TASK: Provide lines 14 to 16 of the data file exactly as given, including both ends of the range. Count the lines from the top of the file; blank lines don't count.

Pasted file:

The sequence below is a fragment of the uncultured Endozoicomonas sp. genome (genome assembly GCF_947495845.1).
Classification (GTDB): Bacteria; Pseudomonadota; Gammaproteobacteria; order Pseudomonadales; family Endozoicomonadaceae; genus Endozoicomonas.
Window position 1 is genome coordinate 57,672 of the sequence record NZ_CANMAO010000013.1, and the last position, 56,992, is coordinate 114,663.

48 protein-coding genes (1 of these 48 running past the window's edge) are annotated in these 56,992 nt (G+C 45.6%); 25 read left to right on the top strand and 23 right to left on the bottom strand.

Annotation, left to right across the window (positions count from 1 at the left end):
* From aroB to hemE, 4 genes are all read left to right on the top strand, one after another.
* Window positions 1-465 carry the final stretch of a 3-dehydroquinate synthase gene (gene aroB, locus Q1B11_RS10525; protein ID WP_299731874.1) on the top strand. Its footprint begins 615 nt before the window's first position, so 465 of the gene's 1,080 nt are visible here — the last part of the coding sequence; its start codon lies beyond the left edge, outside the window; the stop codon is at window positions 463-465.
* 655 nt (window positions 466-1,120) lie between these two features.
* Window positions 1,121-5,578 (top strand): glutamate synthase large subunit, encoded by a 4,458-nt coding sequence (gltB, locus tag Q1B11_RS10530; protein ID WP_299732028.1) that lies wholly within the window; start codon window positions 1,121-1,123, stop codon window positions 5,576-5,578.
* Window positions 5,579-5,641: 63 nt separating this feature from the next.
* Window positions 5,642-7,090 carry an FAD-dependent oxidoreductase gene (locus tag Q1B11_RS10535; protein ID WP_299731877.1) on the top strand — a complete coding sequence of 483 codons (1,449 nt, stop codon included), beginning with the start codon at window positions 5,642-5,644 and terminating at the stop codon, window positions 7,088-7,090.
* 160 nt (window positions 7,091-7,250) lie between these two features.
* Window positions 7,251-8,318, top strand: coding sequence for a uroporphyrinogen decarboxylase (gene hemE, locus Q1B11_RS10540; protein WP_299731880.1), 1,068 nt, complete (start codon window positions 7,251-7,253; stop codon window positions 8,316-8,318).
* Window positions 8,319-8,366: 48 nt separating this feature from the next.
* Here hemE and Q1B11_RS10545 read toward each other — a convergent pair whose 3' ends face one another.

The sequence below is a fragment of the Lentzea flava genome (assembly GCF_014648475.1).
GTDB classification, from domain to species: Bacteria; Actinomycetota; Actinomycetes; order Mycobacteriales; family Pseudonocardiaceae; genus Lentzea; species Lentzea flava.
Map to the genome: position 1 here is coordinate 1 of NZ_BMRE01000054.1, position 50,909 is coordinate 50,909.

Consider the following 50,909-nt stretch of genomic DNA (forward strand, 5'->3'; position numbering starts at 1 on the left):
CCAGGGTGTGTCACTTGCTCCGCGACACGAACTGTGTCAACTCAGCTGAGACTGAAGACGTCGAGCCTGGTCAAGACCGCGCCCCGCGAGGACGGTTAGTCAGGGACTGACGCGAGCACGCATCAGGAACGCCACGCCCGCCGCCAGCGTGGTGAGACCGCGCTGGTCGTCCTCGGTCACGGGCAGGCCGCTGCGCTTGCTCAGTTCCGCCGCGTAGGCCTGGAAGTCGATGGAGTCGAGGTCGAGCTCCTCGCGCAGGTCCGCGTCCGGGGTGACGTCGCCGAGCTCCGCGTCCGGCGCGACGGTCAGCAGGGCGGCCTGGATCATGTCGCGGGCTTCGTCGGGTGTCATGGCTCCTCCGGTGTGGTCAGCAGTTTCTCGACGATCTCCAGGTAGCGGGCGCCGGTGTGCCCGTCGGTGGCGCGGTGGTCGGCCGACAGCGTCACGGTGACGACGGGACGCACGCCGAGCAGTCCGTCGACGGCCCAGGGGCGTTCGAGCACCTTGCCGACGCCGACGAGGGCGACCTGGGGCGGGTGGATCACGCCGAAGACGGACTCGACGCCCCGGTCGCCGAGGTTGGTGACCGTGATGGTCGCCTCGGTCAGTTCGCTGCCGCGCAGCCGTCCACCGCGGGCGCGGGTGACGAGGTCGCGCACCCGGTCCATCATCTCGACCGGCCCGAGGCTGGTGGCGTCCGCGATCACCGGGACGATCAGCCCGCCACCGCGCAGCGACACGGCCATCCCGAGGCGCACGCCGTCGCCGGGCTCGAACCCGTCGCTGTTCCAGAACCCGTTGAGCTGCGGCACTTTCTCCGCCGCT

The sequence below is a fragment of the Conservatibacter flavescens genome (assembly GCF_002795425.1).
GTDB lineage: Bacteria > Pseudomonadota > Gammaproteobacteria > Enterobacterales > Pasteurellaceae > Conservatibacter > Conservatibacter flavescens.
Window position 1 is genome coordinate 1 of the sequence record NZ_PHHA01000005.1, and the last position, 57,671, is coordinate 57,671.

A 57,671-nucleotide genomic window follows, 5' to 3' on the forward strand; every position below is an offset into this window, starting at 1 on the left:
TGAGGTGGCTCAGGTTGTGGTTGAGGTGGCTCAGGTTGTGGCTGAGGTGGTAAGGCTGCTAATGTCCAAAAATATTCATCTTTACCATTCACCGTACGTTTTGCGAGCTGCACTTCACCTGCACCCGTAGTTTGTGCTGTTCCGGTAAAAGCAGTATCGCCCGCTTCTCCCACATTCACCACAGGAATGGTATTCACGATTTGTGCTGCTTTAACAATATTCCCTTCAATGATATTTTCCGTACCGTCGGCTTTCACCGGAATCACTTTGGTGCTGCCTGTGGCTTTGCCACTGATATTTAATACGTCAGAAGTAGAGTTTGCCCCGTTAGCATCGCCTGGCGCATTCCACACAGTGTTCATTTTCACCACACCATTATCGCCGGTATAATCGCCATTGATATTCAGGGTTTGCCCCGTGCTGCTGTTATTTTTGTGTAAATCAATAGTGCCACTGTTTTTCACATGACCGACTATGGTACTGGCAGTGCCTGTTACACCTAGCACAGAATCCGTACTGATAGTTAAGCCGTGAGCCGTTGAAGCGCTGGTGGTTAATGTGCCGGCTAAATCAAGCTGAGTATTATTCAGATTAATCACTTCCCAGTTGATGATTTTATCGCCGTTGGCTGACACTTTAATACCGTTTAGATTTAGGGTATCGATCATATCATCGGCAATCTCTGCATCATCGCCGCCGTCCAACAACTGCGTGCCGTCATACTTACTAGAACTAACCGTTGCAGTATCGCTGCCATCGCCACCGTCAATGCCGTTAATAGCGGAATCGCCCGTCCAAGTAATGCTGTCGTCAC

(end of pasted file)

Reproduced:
* Window positions 8,319-8,366: 48 nt separating this feature from the next.
* Here hemE and Q1B11_RS10545 read toward each other — a convergent pair whose 3' ends face one another.

The sequence below is a fragment of the Lentzea flava genome (assembly GCF_014648475.1).